Names could often hold political significance or represent social movements, or be demonstrative of a new national pride, or even a spirit of reconciliation.  Among the American prizes captured and brought into Halifax from 1784 to 1801, post-Revolution, can be found the Independence, Union, Pilgrim, True Republican, Confederacy, National Cockade, Congress, Equality, Faithful, Liberty, Neutrality, Gadsden (the Revolutionary flag), Citizen, Columbia (female personification of the United States), Alliance, Golden Age, Rising Sun, and Fair American.  American ships captured during  the War of 1812 brought into Halifax included the President, Mayflower, Hope for Peace,  Unity, Armistice, Policy, Patriot, and Federal.

Economic hopes were often embodied in ship names, whose primary purpose was usually trade. Prizes from 1784-1808 brought to Halifax from 1784 to 1813 related to economic success included: Commerce, Chance, Harmony, Industry, Enterprize, Endeavour, Financier, Legal Tender, Economy, Specie, Fortune, and Merchant.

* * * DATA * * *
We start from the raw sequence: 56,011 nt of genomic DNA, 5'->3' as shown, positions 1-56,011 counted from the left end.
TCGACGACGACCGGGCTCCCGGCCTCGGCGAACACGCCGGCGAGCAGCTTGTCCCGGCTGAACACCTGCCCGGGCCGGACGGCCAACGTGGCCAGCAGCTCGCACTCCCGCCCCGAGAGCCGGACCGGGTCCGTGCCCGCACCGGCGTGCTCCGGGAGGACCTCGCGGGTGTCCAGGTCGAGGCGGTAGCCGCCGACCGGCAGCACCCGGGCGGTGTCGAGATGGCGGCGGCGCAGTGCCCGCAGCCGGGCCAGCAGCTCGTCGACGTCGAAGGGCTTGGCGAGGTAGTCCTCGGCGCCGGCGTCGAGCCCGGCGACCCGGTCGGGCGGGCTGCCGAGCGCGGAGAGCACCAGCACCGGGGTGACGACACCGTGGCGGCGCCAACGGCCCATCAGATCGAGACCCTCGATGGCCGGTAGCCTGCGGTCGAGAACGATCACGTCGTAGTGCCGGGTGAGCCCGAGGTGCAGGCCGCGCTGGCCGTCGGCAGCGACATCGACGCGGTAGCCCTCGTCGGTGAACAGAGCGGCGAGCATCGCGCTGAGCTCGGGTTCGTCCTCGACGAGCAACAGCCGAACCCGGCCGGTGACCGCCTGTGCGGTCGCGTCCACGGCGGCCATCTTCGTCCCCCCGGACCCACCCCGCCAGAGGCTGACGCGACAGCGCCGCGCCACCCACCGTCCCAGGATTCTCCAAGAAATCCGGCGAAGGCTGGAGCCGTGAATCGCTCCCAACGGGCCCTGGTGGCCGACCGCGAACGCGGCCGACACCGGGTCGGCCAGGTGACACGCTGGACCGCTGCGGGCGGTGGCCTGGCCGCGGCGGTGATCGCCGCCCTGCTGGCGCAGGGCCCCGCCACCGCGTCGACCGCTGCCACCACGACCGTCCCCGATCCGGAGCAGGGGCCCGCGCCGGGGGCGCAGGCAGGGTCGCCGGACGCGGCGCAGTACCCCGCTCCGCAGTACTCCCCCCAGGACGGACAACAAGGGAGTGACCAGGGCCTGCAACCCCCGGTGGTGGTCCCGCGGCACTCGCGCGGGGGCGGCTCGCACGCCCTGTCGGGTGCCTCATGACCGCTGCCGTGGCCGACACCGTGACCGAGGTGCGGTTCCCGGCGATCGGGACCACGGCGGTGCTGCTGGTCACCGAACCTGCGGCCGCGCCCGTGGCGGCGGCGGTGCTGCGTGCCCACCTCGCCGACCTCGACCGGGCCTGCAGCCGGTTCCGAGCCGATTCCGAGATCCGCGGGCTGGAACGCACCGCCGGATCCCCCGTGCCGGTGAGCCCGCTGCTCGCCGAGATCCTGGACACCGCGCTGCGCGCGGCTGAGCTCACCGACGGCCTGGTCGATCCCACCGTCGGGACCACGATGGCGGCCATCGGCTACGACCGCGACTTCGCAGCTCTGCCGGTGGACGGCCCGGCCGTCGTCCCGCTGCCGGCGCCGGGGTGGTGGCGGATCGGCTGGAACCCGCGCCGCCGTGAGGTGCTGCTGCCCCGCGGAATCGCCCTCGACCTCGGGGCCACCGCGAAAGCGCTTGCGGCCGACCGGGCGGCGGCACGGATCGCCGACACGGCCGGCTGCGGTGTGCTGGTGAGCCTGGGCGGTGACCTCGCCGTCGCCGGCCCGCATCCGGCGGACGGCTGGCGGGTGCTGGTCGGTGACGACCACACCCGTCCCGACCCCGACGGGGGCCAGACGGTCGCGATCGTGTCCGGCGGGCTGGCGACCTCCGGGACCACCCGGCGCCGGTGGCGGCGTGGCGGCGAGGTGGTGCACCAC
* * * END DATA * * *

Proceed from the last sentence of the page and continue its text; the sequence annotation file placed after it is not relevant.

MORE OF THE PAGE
Ship names could derive from almost any source, and there are many interesting cases, sometimes using plays on words or showing a sense of humour. During the War of 1812, causes with interesting names included Allegation, Quiz, Tickler, Gift, Cod Hook, Good Luck, and Better Luck Still!

Although an examination of the names of ships is interesting in and of itself, by tracing particular vessels to their original owners and builders, a sense of what their beliefs and goals were at the time of the christening can be gathered.  Ship names hold a unique position of esteem in in the Atlantic World, capturing the essence of life at sea and the aspirations of both new and old nations.